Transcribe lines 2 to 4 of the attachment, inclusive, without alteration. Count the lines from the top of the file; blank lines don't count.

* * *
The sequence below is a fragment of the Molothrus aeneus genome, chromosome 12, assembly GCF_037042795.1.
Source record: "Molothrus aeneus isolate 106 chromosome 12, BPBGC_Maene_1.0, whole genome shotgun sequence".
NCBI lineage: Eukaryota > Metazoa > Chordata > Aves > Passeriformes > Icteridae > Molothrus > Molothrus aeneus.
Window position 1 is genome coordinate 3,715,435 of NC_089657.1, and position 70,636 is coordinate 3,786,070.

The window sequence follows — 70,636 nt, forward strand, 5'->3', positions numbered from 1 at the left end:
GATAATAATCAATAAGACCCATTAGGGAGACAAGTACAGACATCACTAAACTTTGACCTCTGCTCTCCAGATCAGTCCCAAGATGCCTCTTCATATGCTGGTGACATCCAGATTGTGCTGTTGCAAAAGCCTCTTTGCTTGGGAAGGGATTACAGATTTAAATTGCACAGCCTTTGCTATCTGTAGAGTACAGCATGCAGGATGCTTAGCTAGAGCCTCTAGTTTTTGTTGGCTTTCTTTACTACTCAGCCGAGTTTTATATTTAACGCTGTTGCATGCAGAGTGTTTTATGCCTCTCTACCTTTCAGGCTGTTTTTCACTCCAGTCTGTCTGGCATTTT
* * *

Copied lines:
Source record: "Molothrus aeneus isolate 106 chromosome 12, BPBGC_Maene_1.0, whole genome shotgun sequence".
NCBI lineage: Eukaryota > Metazoa > Chordata > Aves > Passeriformes > Icteridae > Molothrus > Molothrus aeneus.
Window position 1 is genome coordinate 3,715,435 of NC_089657.1, and position 70,636 is coordinate 3,786,070.